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In a recent case, the Employment Appeal Tribunal (EAT) confirmed that the fact that an employer complied with the Fixed Term Employees Regulations did not necessarily mean it acted fairly when terminating a fixed-term contract.
Royal Surrey County NHS Foundation Trust v Drzymala
Dr Drzymala was employed by the Royal Surrey County NHS Foundation Trust (the Trust) as a Locum Consultant in the Oncology department of the Royal Surrey County Hospital. She was employed on successive fixed term contracts. A permanent vacancy in the department arose before the expiry of her fixed term contract and she applied and interviewed for the role alongside one other candidate.
Twenty minutes after her interview, Dr Dryzmala was informed by the Trust that she had not been successful. However, two members of the interview panel indicated that there may be other roles available for her.
Dr Dryzmala did not wish to discuss this proposition further at the time as the roles mentioned were lower in status to her consultant role. She was subsequently given notice that her fixed term contract would not be extended.
In the notice letter, Dr Drzymala was not given a right to appeal and no mention was made of any other alternative employment within the Trust. Dr Drzymala was only given a right of appeal after raising a grievance and, following an unsuccessful appeal against the decision to terminate her contract, subsequently brought claims of age discrimination and unfair dismissal.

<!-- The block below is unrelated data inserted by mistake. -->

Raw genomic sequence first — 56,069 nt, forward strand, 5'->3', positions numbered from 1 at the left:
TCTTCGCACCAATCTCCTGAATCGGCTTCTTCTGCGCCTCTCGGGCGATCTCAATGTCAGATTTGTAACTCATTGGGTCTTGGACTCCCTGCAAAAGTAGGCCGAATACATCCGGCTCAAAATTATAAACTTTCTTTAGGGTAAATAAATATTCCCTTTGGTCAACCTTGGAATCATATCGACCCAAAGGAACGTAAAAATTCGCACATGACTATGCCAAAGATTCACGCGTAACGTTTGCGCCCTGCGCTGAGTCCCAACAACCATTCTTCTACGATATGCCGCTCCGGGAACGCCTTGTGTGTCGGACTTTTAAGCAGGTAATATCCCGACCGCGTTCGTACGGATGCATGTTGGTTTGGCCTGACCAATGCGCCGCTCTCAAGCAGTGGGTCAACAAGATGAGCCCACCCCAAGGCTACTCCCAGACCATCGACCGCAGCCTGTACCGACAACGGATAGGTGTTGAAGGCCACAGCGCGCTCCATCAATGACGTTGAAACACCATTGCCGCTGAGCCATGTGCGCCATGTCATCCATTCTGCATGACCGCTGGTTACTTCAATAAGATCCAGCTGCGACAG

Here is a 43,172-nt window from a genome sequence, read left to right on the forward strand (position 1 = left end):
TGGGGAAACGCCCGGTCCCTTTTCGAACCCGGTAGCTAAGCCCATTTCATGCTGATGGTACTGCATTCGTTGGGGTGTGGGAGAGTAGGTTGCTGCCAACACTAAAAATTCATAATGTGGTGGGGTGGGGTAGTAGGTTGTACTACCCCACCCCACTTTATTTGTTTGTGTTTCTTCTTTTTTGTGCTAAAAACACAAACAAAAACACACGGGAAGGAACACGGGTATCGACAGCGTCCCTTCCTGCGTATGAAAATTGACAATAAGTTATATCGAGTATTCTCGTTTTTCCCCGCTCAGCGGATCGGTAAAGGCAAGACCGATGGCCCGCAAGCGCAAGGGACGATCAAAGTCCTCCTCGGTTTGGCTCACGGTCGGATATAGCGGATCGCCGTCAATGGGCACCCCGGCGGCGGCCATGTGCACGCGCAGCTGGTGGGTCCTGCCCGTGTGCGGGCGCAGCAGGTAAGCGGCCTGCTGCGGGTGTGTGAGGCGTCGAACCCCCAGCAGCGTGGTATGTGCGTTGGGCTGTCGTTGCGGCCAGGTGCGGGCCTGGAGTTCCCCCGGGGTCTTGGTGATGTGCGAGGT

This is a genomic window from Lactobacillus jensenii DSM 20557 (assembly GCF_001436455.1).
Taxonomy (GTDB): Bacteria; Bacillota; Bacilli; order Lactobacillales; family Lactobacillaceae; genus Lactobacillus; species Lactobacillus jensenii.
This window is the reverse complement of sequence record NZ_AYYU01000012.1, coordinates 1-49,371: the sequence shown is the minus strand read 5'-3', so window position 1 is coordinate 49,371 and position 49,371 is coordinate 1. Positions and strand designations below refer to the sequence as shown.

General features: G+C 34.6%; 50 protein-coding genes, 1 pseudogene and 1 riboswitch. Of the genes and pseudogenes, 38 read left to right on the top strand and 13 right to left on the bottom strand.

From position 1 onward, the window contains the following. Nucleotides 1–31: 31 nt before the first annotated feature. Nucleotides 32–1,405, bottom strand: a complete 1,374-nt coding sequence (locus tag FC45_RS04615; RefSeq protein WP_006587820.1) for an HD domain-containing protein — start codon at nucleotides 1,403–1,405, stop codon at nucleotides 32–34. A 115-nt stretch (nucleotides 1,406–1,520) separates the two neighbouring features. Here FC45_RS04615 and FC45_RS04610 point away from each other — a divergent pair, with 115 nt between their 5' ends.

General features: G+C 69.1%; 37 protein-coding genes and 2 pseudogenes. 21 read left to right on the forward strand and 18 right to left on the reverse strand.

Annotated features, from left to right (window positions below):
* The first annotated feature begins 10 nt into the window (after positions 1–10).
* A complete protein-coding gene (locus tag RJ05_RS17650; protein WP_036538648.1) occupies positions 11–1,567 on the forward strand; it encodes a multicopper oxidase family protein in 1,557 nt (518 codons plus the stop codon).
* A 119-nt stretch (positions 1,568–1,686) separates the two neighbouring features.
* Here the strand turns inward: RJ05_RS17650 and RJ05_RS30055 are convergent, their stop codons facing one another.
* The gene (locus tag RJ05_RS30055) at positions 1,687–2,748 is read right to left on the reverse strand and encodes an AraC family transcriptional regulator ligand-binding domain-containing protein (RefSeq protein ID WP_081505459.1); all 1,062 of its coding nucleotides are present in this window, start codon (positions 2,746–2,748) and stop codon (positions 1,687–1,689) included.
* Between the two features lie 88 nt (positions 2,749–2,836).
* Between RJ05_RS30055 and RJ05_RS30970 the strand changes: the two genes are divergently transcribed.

At first instance, the Employment Tribunal (ET) found that her dismissal was unfair but rejected her claims of age discrimination.
The Trust appealed this decision, arguing that the ET was wrong to conclude that Dr Dryzmala had been unfairly dismissed as it had complied with the non-discrimination regime in the Fixed-term Employees (Prevention of Less Favourable Treatment) Regulations 2002 by providing her with information about other vacancies within the organisation.
The Employment Appeal Tribunal (EAT) upheld the ET's decision that Dr Drzymala had been unfairly dismissed. The EAT held that the law on unfair dismissal applies to dismissals which arise from the non-renewal of a fixed-term contract. Therefore, the non-renewal of a fixed term contract attracts the same considerations in terms of reasonableness and fair procedure as any other dismissal.
Compliance with the Fixed-term Employees Regulations did not of itself provide a defence to a claim for unfair dismissal where a fixed term contract is not renewed.
The EAT therefore upheld the ET’s finding that Dr Drzymala had been unfairly dismissed because:
the Trust failed to pursue a discussion about alternative roles which it had initiated
the Trust failed to provide Dr Drzymala with right of appeal in the first instance
The non-renewal of a fixed term contract will constitute a dismissal for the purposes of establishing an Unfair Dismissal claim. Employers should therefore always ensure when deciding not to renew a fixed term employee's contract that they follow a fair process, particularly where the employee has over two years' continuous service. Whether employers are required to consider suitable alternative employment where a fixed term employee's contract is not being extended will depend upon the facts of each particular case. The EAT noted in this case that an employer will in many cases not be required to raise the question of alternative employment every time a fixed-term contract expires. However, as in this case the Trust had initiated discussions about alternative employment and then retreated from these discussions, the ET was entitled to find the Trust had acted unfairly.